The Robin Thicke Verdict Is Wrong

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Justice is pretty hard to come by these days. The people who tanked the economy got off scot-free, as did the people who lied us into a devastating war. Cops are killing civilians and not even being charged, much less convicted. Beck won Album of the Year over Beyoncé. So it’s nice to see one of history’s worst douchebags publicly humiliated in a court decision that may very well end his career.

Yesterday a Los Angeles jury found Robin Thicke and his credited “Blurred Lines” cowriter, Pharrell Williams, guilty of plagiarizing Marvin Gaye’s 1977 hit “Got To Give It Up,” and awarded Gaye’s heirs $7.3 million in damages.

I am 100% in favor of Robin Thicke suffering for his crimes, which include (but are by no means limited to) publicly cheating on a wife most men would kill for, writing startlingly rapey lyrics, singing into a gold microphone, wearing a Beetlejuice suit in public, wearing aviator sunglasses indoors, and taking half of the credit for a song he now admits Pharrell wrote by himself.

Unfortunately, those crimes do not in my opinion include plagiarizing Marvin Gaye.

I wrote about this case back when it first began, so forgive me if some of this is repetitive, but this jury made a terrible decision and it sets an awful precedent for future cases like this. Worse, it pretty much guaranteed there will be more cases like this, because now there’s blood in the water.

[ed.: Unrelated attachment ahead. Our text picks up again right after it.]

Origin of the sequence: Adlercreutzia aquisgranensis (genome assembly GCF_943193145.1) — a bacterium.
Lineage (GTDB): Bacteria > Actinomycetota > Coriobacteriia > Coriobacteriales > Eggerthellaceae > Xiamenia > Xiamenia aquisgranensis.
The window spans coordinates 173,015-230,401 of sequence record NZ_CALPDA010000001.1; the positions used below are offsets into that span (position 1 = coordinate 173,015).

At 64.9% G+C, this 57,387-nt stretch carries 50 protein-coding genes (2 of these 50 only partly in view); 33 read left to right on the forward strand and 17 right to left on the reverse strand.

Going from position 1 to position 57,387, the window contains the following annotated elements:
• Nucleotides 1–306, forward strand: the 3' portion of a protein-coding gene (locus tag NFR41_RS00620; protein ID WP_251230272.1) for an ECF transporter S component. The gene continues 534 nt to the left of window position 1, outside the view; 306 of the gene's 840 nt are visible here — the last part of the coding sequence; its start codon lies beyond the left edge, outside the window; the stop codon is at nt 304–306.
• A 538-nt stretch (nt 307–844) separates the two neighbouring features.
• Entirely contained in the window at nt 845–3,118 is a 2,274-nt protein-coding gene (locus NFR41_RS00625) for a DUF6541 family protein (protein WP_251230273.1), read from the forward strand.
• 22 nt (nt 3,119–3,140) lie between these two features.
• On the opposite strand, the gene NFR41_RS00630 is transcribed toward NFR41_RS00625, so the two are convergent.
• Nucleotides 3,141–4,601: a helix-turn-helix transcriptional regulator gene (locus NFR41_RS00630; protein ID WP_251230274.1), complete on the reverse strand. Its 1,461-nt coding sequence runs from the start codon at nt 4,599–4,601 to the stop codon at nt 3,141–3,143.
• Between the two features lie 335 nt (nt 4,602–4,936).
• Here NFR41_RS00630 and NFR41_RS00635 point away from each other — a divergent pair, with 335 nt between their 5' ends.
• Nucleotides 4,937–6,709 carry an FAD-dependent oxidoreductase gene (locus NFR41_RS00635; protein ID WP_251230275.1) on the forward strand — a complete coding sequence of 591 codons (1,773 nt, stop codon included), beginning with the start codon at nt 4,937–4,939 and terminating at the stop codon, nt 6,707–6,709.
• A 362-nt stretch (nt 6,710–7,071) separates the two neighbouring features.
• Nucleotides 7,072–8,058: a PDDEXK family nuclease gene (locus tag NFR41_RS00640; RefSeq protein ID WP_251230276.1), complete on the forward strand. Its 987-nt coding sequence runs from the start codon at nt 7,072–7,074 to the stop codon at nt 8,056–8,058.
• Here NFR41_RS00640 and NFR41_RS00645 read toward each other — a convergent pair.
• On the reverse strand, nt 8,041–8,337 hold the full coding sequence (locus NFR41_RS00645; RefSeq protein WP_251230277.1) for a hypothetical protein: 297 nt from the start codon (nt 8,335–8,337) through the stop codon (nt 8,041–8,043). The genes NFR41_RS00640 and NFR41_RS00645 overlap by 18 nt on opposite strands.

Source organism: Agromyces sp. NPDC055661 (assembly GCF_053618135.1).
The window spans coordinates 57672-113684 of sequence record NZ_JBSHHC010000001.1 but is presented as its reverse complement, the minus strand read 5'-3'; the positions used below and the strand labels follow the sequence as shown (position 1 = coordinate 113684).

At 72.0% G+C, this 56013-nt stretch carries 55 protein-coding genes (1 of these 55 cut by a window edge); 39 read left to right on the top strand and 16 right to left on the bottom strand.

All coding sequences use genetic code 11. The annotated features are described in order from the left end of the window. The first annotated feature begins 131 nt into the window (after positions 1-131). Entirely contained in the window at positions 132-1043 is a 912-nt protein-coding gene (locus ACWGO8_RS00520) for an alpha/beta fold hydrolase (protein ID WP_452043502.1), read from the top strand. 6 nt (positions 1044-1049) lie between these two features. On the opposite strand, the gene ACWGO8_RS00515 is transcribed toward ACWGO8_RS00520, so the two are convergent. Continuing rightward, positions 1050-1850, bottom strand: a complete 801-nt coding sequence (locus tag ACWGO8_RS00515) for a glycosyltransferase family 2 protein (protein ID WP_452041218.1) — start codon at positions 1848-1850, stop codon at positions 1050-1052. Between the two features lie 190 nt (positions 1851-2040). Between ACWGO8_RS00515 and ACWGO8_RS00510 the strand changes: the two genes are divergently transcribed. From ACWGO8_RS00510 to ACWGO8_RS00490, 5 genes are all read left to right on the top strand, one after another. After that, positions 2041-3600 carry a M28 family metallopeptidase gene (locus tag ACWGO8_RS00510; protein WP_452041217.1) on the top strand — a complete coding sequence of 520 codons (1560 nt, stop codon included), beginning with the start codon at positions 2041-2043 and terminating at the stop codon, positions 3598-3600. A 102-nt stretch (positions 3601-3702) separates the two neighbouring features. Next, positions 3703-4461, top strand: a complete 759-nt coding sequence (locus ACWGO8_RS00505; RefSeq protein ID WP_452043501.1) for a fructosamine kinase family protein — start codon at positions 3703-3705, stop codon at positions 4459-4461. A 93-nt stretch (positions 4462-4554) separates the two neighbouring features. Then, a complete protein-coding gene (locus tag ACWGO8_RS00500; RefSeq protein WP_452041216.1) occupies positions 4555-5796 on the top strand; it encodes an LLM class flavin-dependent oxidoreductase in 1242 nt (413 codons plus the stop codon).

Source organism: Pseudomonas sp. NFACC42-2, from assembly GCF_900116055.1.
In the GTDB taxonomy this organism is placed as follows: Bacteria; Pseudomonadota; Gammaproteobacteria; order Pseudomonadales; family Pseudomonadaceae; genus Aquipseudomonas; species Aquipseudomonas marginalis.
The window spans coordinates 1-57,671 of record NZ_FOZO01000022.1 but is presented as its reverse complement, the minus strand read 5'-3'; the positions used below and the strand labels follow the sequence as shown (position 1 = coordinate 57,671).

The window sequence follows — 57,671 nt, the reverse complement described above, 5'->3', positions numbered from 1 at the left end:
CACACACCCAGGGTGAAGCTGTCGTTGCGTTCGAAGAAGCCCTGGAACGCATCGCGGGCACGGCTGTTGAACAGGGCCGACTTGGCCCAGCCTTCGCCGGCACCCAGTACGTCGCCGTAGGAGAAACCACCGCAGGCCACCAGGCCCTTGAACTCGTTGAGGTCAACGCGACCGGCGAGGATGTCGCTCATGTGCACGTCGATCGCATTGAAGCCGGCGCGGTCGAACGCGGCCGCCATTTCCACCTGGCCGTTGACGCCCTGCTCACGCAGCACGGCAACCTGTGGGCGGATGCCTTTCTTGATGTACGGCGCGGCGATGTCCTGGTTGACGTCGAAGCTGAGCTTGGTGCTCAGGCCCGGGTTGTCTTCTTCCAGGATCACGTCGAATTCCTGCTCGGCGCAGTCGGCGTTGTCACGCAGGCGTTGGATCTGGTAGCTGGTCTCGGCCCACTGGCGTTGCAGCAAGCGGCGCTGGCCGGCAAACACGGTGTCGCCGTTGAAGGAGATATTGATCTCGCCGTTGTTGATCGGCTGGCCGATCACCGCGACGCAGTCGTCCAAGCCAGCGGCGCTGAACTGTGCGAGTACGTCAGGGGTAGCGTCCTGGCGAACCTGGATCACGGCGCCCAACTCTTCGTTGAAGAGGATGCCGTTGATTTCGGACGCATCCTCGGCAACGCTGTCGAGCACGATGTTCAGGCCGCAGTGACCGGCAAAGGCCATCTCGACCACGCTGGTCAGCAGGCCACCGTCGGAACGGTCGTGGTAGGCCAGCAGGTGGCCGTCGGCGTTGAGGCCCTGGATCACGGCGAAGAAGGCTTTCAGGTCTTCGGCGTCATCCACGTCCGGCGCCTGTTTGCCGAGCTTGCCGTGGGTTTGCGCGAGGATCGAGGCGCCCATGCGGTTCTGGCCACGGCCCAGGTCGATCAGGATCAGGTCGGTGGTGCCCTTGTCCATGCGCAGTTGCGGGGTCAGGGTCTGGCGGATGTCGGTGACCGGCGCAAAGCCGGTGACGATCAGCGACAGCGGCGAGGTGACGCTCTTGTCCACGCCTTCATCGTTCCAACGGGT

I grant that “Blurred Lines” sounds a lot like “Got To Give It Up,” and I grant that it was not an accident. But over the course of this plagiarism trial, the jury was specifically instructed to compare the two songs solely as compositions, which is to say, as they would appear on sheet music. All the similarities between the two are production choices: falsetto singing, lots of cowbell, bass mixed way up. Strictly as compositions — if you were to play the notes that make up “Got To Give It Up” and then the notes to “Blurred Lines” on the same piano — the two are not even close. The notes are different, the chord changes are different, the beat is different, the lyrics are different.

Let me be clear: I love Marvin Gaye in general and “Got To Give It Up” in particular. It’s a much better song than “Blurred Lines” and it clearly inspired Thicke and Williams — they’ve admitted as much. But there is a distinct difference between imitating a vibe and outright copying a song.

Recently Sam Smith was forced to admit that his recent hit “Stay With Me” lifted the melody of Tom Petty’s 1989 smash “I Won’t Back Down,” and settled out of court with Petty’s publishing company. In this case, the suit was justified: If you played the melody of Smith’s “Stay with me, cause you’re all I need” refrain and Petty’s “No I won’t back down, no I won’t back down,” you would be playing the same notes at the same tempo. That’s plagiarism. But even in this obvious, open and shut case, Petty and cowriter Jeff Lynne were awarded 12.5% of Smith’s royalties on the song, because apart from the melody of the hook, the songs are very different. “Blurred Lines” has earned $16 million in royalties, and Thicke and Williams were ordered to pay nearly half that amount in damages, which would be more than a little excessive even if the compositions were similar, which they are not.